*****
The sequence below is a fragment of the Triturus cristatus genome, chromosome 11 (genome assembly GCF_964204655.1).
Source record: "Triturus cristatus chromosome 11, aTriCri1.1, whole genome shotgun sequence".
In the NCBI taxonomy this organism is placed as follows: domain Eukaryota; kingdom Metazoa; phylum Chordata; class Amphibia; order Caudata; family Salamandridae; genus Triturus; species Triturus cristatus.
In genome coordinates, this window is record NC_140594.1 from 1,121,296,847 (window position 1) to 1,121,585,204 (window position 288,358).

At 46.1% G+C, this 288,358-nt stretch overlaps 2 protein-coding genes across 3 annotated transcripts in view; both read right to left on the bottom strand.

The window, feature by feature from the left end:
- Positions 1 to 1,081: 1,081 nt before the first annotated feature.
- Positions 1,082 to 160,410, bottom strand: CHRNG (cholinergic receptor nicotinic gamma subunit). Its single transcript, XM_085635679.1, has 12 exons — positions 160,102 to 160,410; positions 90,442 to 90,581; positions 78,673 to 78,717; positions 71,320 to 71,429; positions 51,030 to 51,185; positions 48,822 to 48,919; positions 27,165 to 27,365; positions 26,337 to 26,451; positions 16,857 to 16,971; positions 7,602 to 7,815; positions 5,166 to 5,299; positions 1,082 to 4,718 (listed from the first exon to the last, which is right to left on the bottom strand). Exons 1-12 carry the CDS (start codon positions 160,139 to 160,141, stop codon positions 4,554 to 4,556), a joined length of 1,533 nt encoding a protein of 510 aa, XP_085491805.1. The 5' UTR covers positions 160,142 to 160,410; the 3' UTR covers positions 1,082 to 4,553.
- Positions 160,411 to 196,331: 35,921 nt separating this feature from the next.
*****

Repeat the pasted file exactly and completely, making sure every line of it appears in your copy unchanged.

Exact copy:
The sequence below is a fragment of the Triturus cristatus genome, chromosome 11 (genome assembly GCF_964204655.1).
Source record: "Triturus cristatus chromosome 11, aTriCri1.1, whole genome shotgun sequence".
In the NCBI taxonomy this organism is placed as follows: domain Eukaryota; kingdom Metazoa; phylum Chordata; class Amphibia; order Caudata; family Salamandridae; genus Triturus; species Triturus cristatus.
In genome coordinates, this window is record NC_140594.1 from 1,121,296,847 (window position 1) to 1,121,585,204 (window position 288,358).

At 46.1% G+C, this 288,358-nt stretch overlaps 2 protein-coding genes across 3 annotated transcripts in view; both read right to left on the bottom strand.

The window, feature by feature from the left end:
- Positions 1 to 1,081: 1,081 nt before the first annotated feature.
- Positions 1,082 to 160,410, bottom strand: CHRNG (cholinergic receptor nicotinic gamma subunit). Its single transcript, XM_085635679.1, has 12 exons — positions 160,102 to 160,410; positions 90,442 to 90,581; positions 78,673 to 78,717; positions 71,320 to 71,429; positions 51,030 to 51,185; positions 48,822 to 48,919; positions 27,165 to 27,365; positions 26,337 to 26,451; positions 16,857 to 16,971; positions 7,602 to 7,815; positions 5,166 to 5,299; positions 1,082 to 4,718 (listed from the first exon to the last, which is right to left on the bottom strand). Exons 1-12 carry the CDS (start codon positions 160,139 to 160,141, stop codon positions 4,554 to 4,556), a joined length of 1,533 nt encoding a protein of 510 aa, XP_085491805.1. The 5' UTR covers positions 160,142 to 160,410; the 3' UTR covers positions 1,082 to 4,553.
- Positions 160,411 to 196,331: 35,921 nt separating this feature from the next.